Justification of Red List Category
This species has been classified as Near Threatened. Although it can be locally common, the population is thought to be small. Due to its specialised habitat requirements, the species suspected to be suffering from the destruction and degradation of wetlands within its range.
The population of Cuban Black Hawk is estimated at less than 2,500 mature individuals and declining (González Alonso et al. 2012); hence it is here placed in the band 1,000-2,499 mature individuals.
There are no quantitative data on population trends, but a slow to moderate and ongoing decline is suspected based on the intensity of drainage and wetland reclamation. Tracewski et al. (2016) measured the forest loss within the species’s range between 2000 and 2012 as c. 47 km2. This roughly equates to a rate of forest loss of 2.2% over three generation (22.8 years) for the species. Given that Cuban Black Hawk occupies both mangrove forest and open savannah (del Hoyo et al. 2019), forest loss may not drive a significant population decline.
Cuban Black Hawk is endemic to Cuba and several offshore islets and cays. In general, the species is uncommon and localised, but can be quite common in areas of optimal habitat, such as in the northern cays (Romano, Paredon Grande, Coco) and in the Zapata Swamp (Wiley and Garrido 2005, A. Mitchell in litt. 2007).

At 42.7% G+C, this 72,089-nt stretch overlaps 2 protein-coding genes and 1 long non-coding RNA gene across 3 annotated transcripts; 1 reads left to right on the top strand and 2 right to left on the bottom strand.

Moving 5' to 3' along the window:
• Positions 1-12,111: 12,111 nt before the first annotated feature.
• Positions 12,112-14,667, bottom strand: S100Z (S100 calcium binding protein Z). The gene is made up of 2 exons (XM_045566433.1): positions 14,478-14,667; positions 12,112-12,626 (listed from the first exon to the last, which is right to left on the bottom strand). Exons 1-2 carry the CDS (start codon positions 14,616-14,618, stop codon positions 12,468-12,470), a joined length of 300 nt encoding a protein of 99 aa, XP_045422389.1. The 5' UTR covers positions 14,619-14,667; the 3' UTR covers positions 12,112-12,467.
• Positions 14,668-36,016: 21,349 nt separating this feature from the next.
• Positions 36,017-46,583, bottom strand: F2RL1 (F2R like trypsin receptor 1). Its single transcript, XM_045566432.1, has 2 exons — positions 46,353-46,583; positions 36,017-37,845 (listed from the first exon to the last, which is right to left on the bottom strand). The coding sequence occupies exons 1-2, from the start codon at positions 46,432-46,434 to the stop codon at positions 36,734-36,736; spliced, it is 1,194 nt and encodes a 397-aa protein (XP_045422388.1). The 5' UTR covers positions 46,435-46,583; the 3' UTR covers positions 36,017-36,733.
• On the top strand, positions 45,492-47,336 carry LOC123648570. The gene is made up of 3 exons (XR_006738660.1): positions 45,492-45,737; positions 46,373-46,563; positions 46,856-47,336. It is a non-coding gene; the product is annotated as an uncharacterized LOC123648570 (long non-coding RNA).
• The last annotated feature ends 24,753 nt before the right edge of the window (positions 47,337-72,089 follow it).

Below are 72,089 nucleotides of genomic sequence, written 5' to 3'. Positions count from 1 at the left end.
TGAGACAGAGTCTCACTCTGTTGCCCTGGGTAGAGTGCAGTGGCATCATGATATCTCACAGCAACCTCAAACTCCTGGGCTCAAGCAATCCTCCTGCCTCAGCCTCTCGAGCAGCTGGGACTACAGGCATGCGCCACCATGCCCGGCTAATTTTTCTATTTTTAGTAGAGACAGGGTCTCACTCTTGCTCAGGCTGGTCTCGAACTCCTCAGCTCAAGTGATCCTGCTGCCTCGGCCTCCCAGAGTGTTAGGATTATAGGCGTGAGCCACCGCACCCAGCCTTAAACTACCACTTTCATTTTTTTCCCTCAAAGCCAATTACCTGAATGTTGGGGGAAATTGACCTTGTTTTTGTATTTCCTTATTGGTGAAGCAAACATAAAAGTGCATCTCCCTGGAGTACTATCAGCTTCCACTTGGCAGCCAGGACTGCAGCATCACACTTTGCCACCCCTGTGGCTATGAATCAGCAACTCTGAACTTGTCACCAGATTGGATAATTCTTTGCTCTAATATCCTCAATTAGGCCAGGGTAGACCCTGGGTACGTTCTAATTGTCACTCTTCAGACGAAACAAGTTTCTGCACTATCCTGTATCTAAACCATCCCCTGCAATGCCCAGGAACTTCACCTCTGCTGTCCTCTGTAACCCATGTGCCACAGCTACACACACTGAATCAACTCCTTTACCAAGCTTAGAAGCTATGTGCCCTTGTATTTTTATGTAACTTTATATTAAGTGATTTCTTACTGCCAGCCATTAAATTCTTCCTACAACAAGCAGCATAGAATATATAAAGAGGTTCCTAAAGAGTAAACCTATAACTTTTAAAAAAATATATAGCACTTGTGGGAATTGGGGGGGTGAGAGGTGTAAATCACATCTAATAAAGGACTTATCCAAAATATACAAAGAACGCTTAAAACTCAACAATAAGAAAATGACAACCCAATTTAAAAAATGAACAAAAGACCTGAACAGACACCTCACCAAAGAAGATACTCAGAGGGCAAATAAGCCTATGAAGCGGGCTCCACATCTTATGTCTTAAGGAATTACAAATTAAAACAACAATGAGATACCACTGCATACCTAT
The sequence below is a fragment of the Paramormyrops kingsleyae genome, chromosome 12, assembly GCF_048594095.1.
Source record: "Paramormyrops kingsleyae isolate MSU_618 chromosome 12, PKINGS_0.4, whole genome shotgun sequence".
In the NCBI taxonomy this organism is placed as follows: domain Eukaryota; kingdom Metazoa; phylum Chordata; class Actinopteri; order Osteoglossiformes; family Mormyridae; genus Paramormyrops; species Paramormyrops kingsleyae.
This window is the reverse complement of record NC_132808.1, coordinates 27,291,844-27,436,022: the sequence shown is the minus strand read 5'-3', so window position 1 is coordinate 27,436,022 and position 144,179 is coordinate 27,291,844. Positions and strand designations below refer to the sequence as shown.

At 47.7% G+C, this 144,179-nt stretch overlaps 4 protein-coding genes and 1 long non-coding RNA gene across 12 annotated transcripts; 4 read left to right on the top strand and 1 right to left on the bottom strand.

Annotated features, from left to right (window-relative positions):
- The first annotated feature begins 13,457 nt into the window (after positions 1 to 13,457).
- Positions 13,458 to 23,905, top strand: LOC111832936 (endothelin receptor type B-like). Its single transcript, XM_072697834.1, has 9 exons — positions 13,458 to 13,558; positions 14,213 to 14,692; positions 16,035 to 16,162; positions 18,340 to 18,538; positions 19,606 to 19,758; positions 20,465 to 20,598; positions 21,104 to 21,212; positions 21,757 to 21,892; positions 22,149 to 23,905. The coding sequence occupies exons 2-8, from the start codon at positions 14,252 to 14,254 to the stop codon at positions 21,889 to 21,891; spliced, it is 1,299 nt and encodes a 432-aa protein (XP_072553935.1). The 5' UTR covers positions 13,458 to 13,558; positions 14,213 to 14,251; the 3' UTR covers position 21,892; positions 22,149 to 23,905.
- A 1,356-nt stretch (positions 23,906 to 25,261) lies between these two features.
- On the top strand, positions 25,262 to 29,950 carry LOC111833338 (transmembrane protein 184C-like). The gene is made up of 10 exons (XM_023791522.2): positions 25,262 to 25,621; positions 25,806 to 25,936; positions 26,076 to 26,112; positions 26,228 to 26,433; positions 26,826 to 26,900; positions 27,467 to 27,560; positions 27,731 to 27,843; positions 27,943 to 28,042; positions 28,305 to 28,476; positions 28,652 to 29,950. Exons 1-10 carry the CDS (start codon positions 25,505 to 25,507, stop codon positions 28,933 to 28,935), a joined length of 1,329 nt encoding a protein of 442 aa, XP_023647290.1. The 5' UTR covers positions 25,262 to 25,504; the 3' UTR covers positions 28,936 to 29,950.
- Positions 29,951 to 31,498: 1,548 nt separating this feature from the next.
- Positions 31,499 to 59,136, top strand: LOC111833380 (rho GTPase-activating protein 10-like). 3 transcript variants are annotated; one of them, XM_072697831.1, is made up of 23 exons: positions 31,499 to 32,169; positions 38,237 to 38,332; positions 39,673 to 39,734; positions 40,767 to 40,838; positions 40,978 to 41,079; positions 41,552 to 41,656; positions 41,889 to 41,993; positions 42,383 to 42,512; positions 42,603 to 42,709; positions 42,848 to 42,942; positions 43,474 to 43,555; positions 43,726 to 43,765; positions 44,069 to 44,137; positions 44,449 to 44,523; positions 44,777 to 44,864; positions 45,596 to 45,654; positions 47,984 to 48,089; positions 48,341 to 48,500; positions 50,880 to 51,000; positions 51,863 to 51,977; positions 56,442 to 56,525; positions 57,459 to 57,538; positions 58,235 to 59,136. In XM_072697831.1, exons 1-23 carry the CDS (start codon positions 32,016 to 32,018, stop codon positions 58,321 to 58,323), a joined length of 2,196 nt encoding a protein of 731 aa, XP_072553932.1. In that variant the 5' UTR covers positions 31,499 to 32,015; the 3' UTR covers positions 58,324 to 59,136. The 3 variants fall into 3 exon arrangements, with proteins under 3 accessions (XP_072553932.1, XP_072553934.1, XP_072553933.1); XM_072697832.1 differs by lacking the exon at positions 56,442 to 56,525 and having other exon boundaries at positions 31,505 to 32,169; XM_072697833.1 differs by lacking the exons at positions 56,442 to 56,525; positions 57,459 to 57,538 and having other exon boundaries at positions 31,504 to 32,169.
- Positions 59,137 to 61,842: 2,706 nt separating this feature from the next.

Cuban Black Hawk has specialized habitat requirements. It occurs near the coast, where it inhabits mangrove forests, swamps and palm savannah. Occasionally, the species is found on sandy or rocky beaches (González Alonso et al. 2012, del Hoyo et al. 2019). It feeds predominantly on crabs, reptiles, and small birds and mammals (González Alonso et al. 2012). The reproductive period lasts from January to July (González Alonso et al. 2012).
The species is threatened by draining and degradation of wetlands (Wiley and Garrido 2005). Further threats include deforestation, urbanization, infrastructural developments for tourism and water pollution (González Alonso et al. 2012).
Conservation Actions Underway
More than 70% of the species's known distribution is covered by protected areas, though these differ in the level of protection.
Identification. Brown-black; yellow-orange cere and legs; short tail with broad white band in middle and narrow white tip; white patch at the base of primaries. Similar species. B. anthracinus which differs in size, plumage colouration and voice.
Text account compilers
Sharpe, C.J., Hermes, C., Mahood, S.
BirdLife International (2022) Species factsheet: Buteogallus gundlachii. Downloaded from http://www.birdlife.org on 27/06/2022. Recommended citation for factsheets for more than one species: BirdLife International (2022) IUCN Red List for birds. Downloaded from http://www.birdlife.org on 27/06/2022.